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Old 09-08-2009, 04:39 AM   #1
onesikgypo
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Make a Bash script executable but not readable


Hi,

I was wondering whether there were any methods (creative or otherwise) where a bash script could be executed by anyone via /usr/bin - but theyre not able to see the coding inside the scripts

i.e i have a script

/usr/bin/abc123

which contains the code:

Code:
#!/bin/bash
echo success!
i need it so that particular users can execute abc123

Code:
-bash-3.2$ abc123
success!
but if they tried to do: nano /usr/bin/abc123 - they would be unable to execute the script.

One thing i thought of - but not sure of - is if for example i had

/home/JohnSmith/abc123

which was only executable by root (?)

then have a 777 symlink /usr/bin/abc123 pointing to /home/JohnSmith/abc123

not sure if something like that'd work

Any assistance would be greatly appreciated. Thanks.
 
Old 09-08-2009, 05:06 AM   #2
healyma
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Not sure about this myself, but could you chmod 711 - i.e. owner read,write,execute - group execute - other execute?

If you symlink the file, would you not need to grant access to the original (i.e. the file in John Smith's home folder
 
Old 09-08-2009, 05:40 AM   #3
colucix
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Unfortunately mode 711 does not work as intended, since if the shell cannot read the script, it cannot even execute. The way to go is probably some kind of encryption, but I wonder why someone should be concerned about hiding the content of a script to the users, when preventing intentional or accidental modifications should be enough. Anyway, here is a thread where the argument has been extensively discussed. There are some interesting solutions among the lines.
 
Old 09-08-2009, 08:42 AM   #4
onesikgypo
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Ok thanks ill take a look at the thread,

The purpose of the script is that it contains original coding, you can consider it something like a "trade secret" - so whilst we want people to be able to use this tool, we want to make sure that nobody can read the files coding - if you understand what i mean.
 
Old 09-08-2009, 08:47 AM   #5
i92guboj
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Short answer, it's not possible.

Quote:
Originally Posted by colucix View Post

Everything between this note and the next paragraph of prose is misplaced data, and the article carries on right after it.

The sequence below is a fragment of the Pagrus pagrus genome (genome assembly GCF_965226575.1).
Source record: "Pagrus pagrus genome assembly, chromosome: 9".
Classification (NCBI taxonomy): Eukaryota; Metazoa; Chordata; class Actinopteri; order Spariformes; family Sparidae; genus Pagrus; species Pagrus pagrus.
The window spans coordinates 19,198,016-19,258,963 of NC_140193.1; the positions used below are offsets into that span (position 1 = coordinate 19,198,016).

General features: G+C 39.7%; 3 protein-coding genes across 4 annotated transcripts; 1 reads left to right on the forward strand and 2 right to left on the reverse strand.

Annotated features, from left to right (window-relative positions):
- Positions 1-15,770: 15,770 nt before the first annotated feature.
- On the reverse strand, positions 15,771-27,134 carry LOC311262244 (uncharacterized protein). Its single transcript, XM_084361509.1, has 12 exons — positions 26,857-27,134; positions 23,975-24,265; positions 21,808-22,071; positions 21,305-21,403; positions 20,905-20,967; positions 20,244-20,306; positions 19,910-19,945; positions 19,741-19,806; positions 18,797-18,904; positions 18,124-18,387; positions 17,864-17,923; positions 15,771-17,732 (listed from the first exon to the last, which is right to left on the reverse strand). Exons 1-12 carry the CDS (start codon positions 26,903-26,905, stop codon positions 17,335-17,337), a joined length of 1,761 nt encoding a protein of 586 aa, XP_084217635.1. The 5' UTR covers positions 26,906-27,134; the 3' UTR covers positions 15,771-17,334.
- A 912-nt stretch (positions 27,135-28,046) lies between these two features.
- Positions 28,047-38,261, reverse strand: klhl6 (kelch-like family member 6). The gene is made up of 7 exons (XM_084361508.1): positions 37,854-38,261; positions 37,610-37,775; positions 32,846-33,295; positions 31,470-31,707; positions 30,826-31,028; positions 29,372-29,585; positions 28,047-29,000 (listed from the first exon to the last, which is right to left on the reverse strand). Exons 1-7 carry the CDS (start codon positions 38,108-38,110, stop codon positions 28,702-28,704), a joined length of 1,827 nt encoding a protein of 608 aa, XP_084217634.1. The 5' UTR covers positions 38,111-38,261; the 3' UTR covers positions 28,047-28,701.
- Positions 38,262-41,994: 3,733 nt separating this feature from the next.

I wonder why someone should be concerned about hiding the content of a script to the users, when preventing intentional or accidental modifications should be enough.
Long answer: because s/he -probably- took the wrong approach, and there's something inside the script that should be hidden (as, for example, a password).

There are a number of workarounds, however I am not a big fan of "security by obfuscation/obscurity". It's the weakest form.
 
Old 09-08-2009, 08:48 AM   #6
colucix
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Quote:
Originally Posted by onesikgypo View Post
The purpose of the script is that it contains original coding, you can consider it something like a "trade secret" - so whilst we want people to be able to use this tool, we want to make sure that nobody can read the files coding - if you understand what i mean.
So you let the users execute it for testing purposes? The thread linked above could really give you some useful hints. The shc solution would be my preferred one.
 
Old 09-08-2009, 09:26 AM   #7
i92guboj
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No solution is bullet-proof, but shc is less than that.

As far as I know it just stores the script inside a C program, that then is compiled using your system compiler to form a proper redistributable binary file. The problem with that file is that the key to decode the original script is also stored inside the same file. That means that it's easily crackable by nature.

Random just-Googled link illustrating that: http://www.linuxjournal.com/article/8256

Of course it all comes down to the degree of knowledge that you are expecting from your users. A C program could also be reverse engineered, it just takes the time and knowledge to do so.
 
Old 09-08-2009, 09:58 AM   #8
colucix
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Thanks for the clarification, i92guboj. Indeed, it is a matter of how users are malicious enough to try to steal the "trade secret". However, if a system administrator does not trust its own users...!
 
  


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